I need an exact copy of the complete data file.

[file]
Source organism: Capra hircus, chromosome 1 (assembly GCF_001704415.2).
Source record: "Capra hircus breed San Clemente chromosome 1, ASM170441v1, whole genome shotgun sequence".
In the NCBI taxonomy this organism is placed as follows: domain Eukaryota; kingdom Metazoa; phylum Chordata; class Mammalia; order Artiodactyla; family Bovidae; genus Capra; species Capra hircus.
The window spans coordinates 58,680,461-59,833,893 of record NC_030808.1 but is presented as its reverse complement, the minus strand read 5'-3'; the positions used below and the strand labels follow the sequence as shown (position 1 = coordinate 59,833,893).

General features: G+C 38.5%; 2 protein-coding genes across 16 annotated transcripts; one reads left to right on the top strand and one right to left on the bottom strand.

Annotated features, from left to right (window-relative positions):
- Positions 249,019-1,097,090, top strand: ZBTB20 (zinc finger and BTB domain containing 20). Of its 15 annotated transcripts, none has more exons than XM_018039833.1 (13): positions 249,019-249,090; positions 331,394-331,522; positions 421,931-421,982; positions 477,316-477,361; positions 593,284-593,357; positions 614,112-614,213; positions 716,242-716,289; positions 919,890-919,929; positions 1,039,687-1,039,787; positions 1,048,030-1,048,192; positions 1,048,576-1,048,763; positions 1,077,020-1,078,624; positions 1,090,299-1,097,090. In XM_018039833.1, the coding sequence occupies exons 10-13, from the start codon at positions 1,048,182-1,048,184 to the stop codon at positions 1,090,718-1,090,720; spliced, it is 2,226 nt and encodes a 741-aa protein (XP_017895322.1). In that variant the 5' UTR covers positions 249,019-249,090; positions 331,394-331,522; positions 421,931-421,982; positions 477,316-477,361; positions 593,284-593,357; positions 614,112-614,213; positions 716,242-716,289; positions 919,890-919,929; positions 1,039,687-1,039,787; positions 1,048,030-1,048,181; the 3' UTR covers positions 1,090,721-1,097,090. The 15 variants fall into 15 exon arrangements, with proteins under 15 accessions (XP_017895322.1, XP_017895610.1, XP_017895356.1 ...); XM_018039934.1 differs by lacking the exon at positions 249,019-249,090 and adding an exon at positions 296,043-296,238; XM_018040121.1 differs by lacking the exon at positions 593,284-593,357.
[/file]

Source organism: Capra hircus, chromosome 1 (assembly GCF_001704415.2).
Source record: "Capra hircus breed San Clemente chromosome 1, ASM170441v1, whole genome shotgun sequence".
In the NCBI taxonomy this organism is placed as follows: domain Eukaryota; kingdom Metazoa; phylum Chordata; class Mammalia; order Artiodactyla; family Bovidae; genus Capra; species Capra hircus.
The window spans coordinates 58,680,461-59,833,893 of record NC_030808.1 but is presented as its reverse complement, the minus strand read 5'-3'; the positions used below and the strand labels follow the sequence as shown (position 1 = coordinate 59,833,893).

General features: G+C 38.5%; 2 protein-coding genes across 16 annotated transcripts; one reads left to right on the top strand and one right to left on the bottom strand.

Annotated features, from left to right (window-relative positions):
- Positions 249,019-1,097,090, top strand: ZBTB20 (zinc finger and BTB domain containing 20). Of its 15 annotated transcripts, none has more exons than XM_018039833.1 (13): positions 249,019-249,090; positions 331,394-331,522; positions 421,931-421,982; positions 477,316-477,361; positions 593,284-593,357; positions 614,112-614,213; positions 716,242-716,289; positions 919,890-919,929; positions 1,039,687-1,039,787; positions 1,048,030-1,048,192; positions 1,048,576-1,048,763; positions 1,077,020-1,078,624; positions 1,090,299-1,097,090. In XM_018039833.1, the coding sequence occupies exons 10-13, from the start codon at positions 1,048,182-1,048,184 to the stop codon at positions 1,090,718-1,090,720; spliced, it is 2,226 nt and encodes a 741-aa protein (XP_017895322.1). In that variant the 5' UTR covers positions 249,019-249,090; positions 331,394-331,522; positions 421,931-421,982; positions 477,316-477,361; positions 593,284-593,357; positions 614,112-614,213; positions 716,242-716,289; positions 919,890-919,929; positions 1,039,687-1,039,787; positions 1,048,030-1,048,181; the 3' UTR covers positions 1,090,721-1,097,090. The 15 variants fall into 15 exon arrangements, with proteins under 15 accessions (XP_017895322.1, XP_017895610.1, XP_017895356.1 ...); XM_018039934.1 differs by lacking the exon at positions 249,019-249,090 and adding an exon at positions 296,043-296,238; XM_018040121.1 differs by lacking the exon at positions 593,284-593,357.